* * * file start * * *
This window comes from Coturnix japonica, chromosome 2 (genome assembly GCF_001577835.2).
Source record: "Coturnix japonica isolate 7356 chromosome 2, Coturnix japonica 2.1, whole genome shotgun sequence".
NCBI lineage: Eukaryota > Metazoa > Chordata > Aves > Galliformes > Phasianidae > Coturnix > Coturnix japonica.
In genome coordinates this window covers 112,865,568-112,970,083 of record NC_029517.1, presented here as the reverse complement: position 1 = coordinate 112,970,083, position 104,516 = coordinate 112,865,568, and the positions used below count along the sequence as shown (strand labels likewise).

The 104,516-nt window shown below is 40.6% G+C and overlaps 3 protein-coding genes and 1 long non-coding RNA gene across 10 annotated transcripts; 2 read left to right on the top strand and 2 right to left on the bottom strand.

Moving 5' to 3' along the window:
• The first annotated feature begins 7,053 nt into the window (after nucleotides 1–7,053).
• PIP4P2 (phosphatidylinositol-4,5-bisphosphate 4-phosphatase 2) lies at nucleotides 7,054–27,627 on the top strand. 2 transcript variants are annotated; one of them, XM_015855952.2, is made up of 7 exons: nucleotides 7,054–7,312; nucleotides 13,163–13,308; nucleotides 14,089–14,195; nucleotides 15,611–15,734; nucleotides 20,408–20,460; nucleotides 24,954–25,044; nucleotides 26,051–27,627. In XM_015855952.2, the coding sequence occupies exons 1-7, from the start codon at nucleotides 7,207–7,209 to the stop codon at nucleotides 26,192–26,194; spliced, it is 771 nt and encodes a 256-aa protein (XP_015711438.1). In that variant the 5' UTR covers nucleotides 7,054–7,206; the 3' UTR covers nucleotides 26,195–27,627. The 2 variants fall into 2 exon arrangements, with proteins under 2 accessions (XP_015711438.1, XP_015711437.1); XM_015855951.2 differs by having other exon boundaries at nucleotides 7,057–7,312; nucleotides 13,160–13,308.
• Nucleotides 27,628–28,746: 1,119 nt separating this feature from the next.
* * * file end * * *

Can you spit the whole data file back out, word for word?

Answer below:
This window comes from Coturnix japonica, chromosome 2 (genome assembly GCF_001577835.2).
Source record: "Coturnix japonica isolate 7356 chromosome 2, Coturnix japonica 2.1, whole genome shotgun sequence".
NCBI lineage: Eukaryota > Metazoa > Chordata > Aves > Galliformes > Phasianidae > Coturnix > Coturnix japonica.
In genome coordinates this window covers 112,865,568-112,970,083 of record NC_029517.1, presented here as the reverse complement: position 1 = coordinate 112,970,083, position 104,516 = coordinate 112,865,568, and the positions used below count along the sequence as shown (strand labels likewise).

The 104,516-nt window shown below is 40.6% G+C and overlaps 3 protein-coding genes and 1 long non-coding RNA gene across 10 annotated transcripts; 2 read left to right on the top strand and 2 right to left on the bottom strand.

Moving 5' to 3' along the window:
• The first annotated feature begins 7,053 nt into the window (after nucleotides 1–7,053).
• PIP4P2 (phosphatidylinositol-4,5-bisphosphate 4-phosphatase 2) lies at nucleotides 7,054–27,627 on the top strand. 2 transcript variants are annotated; one of them, XM_015855952.2, is made up of 7 exons: nucleotides 7,054–7,312; nucleotides 13,163–13,308; nucleotides 14,089–14,195; nucleotides 15,611–15,734; nucleotides 20,408–20,460; nucleotides 24,954–25,044; nucleotides 26,051–27,627. In XM_015855952.2, the coding sequence occupies exons 1-7, from the start codon at nucleotides 7,207–7,209 to the stop codon at nucleotides 26,192–26,194; spliced, it is 771 nt and encodes a 256-aa protein (XP_015711438.1). In that variant the 5' UTR covers nucleotides 7,054–7,206; the 3' UTR covers nucleotides 26,195–27,627. The 2 variants fall into 2 exon arrangements, with proteins under 2 accessions (XP_015711438.1, XP_015711437.1); XM_015855951.2 differs by having other exon boundaries at nucleotides 7,057–7,312; nucleotides 13,160–13,308.
• Nucleotides 27,628–28,746: 1,119 nt separating this feature from the next.